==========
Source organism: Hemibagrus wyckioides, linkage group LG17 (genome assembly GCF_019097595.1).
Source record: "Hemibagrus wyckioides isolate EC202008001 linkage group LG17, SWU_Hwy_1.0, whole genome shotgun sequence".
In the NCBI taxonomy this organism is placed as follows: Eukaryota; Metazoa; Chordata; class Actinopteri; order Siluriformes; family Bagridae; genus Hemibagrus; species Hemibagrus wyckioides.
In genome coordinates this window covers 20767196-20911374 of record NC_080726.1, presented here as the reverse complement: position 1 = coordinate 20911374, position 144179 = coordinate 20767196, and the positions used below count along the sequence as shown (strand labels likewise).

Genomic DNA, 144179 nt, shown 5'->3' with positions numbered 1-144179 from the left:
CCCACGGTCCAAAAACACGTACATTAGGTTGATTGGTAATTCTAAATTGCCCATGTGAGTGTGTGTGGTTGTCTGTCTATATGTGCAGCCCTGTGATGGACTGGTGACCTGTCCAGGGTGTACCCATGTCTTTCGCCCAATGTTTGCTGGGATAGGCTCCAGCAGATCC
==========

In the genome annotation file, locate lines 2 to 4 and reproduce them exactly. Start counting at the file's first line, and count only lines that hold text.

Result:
Source record: "Hemibagrus wyckioides isolate EC202008001 linkage group LG17, SWU_Hwy_1.0, whole genome shotgun sequence".
In the NCBI taxonomy this organism is placed as follows: Eukaryota; Metazoa; Chordata; class Actinopteri; order Siluriformes; family Bagridae; genus Hemibagrus; species Hemibagrus wyckioides.
In genome coordinates this window covers 20767196-20911374 of record NC_080726.1, presented here as the reverse complement: position 1 = coordinate 20911374, position 144179 = coordinate 20767196, and the positions used below count along the sequence as shown (strand labels likewise).